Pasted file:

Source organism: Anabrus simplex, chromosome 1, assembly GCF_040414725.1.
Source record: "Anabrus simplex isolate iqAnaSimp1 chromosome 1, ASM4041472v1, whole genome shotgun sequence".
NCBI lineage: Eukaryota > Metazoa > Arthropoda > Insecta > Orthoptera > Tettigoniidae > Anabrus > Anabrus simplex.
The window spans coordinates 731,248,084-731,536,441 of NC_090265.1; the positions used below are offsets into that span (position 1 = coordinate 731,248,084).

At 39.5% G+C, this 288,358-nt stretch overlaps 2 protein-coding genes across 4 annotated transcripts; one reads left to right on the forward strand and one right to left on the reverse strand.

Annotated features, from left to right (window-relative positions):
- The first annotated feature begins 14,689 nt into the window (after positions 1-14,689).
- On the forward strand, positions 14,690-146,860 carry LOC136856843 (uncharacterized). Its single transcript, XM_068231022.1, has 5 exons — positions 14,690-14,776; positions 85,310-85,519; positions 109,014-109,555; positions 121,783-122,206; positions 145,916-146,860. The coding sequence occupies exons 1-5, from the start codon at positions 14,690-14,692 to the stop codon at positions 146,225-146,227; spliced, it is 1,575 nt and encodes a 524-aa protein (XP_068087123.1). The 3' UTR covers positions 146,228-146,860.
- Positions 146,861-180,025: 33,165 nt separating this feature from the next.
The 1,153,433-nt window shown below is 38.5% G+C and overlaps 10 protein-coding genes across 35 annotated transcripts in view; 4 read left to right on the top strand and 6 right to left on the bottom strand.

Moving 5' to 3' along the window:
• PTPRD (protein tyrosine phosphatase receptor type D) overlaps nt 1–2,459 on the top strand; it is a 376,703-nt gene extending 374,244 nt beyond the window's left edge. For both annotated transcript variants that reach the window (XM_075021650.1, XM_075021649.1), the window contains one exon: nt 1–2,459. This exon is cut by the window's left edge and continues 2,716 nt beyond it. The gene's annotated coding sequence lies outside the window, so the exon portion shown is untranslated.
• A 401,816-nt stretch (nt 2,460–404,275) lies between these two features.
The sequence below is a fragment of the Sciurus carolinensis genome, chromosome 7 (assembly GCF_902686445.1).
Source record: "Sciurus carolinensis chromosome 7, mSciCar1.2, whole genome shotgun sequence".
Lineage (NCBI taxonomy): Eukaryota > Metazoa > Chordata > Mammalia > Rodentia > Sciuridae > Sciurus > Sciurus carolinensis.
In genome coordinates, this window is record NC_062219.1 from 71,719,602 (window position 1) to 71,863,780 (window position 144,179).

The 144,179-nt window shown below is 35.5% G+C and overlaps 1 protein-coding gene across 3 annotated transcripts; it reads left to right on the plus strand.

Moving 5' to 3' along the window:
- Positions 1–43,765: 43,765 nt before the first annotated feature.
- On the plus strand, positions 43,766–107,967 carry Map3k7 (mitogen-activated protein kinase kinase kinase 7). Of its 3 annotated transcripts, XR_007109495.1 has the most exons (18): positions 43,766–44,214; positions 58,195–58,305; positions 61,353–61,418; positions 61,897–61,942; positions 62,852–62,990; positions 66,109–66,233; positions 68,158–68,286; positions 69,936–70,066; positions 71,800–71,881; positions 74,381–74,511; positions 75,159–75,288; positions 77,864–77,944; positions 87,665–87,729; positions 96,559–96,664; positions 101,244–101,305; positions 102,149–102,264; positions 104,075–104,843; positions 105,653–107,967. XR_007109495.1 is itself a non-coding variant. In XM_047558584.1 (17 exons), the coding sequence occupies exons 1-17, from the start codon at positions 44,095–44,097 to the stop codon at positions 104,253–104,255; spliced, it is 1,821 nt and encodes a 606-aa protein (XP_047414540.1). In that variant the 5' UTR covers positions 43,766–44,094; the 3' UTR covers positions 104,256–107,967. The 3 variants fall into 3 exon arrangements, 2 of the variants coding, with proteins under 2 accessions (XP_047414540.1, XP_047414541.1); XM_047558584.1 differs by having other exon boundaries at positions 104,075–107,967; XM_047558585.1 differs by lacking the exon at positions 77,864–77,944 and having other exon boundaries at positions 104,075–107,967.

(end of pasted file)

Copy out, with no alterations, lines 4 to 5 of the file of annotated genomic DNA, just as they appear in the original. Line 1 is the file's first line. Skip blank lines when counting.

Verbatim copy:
The window spans coordinates 731,248,084-731,536,441 of NC_090265.1; the positions used below are offsets into that span (position 1 = coordinate 731,248,084).

At 39.5% G+C, this 288,358-nt stretch overlaps 2 protein-coding genes across 4 annotated transcripts; one reads left to right on the forward strand and one right to left on the reverse strand.